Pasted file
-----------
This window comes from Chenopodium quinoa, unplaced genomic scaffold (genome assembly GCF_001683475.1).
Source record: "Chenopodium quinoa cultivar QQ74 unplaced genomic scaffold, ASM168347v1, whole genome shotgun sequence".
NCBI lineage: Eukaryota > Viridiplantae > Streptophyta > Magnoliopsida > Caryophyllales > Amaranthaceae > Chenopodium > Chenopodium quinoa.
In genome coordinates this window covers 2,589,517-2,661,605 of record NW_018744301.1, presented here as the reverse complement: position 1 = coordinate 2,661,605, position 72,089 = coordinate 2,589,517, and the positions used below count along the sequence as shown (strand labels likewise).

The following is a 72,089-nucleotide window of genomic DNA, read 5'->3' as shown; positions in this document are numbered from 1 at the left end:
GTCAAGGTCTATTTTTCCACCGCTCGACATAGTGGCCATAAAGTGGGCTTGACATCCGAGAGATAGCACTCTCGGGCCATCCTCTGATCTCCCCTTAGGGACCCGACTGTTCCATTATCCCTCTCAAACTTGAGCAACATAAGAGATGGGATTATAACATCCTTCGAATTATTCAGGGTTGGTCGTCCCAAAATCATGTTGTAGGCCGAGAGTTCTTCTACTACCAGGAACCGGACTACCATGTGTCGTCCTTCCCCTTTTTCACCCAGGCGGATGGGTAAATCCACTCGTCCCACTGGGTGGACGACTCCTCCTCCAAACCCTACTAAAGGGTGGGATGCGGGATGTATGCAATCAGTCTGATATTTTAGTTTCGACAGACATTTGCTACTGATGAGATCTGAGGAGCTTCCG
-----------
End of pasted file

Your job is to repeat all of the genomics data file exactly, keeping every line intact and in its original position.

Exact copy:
This window comes from Chenopodium quinoa, unplaced genomic scaffold (genome assembly GCF_001683475.1).
Source record: "Chenopodium quinoa cultivar QQ74 unplaced genomic scaffold, ASM168347v1, whole genome shotgun sequence".
NCBI lineage: Eukaryota > Viridiplantae > Streptophyta > Magnoliopsida > Caryophyllales > Amaranthaceae > Chenopodium > Chenopodium quinoa.
In genome coordinates this window covers 2,589,517-2,661,605 of record NW_018744301.1, presented here as the reverse complement: position 1 = coordinate 2,661,605, position 72,089 = coordinate 2,589,517, and the positions used below count along the sequence as shown (strand labels likewise).

The following is a 72,089-nucleotide window of genomic DNA, read 5'->3' as shown; positions in this document are numbered from 1 at the left end:
GTCAAGGTCTATTTTTCCACCGCTCGACATAGTGGCCATAAAGTGGGCTTGACATCCGAGAGATAGCACTCTCGGGCCATCCTCTGATCTCCCCTTAGGGACCCGACTGTTCCATTATCCCTCTCAAACTTGAGCAACATAAGAGATGGGATTATAACATCCTTCGAATTATTCAGGGTTGGTCGTCCCAAAATCATGTTGTAGGCCGAGAGTTCTTCTACTACCAGGAACCGGACTACCATGTGTCGTCCTTCCCCTTTTTCACCCAGGCGGATGGGTAAATCCACTCGTCCCACTGGGTGGACGACTCCTCCTCCAAACCCTACTAAAGGGTGGGATGCGGGATGTATGCAATCAGTCTGATATTTTAGTTTCGACAGACATTTGCTACTGATGAGATCTGAGGAGCTTCCG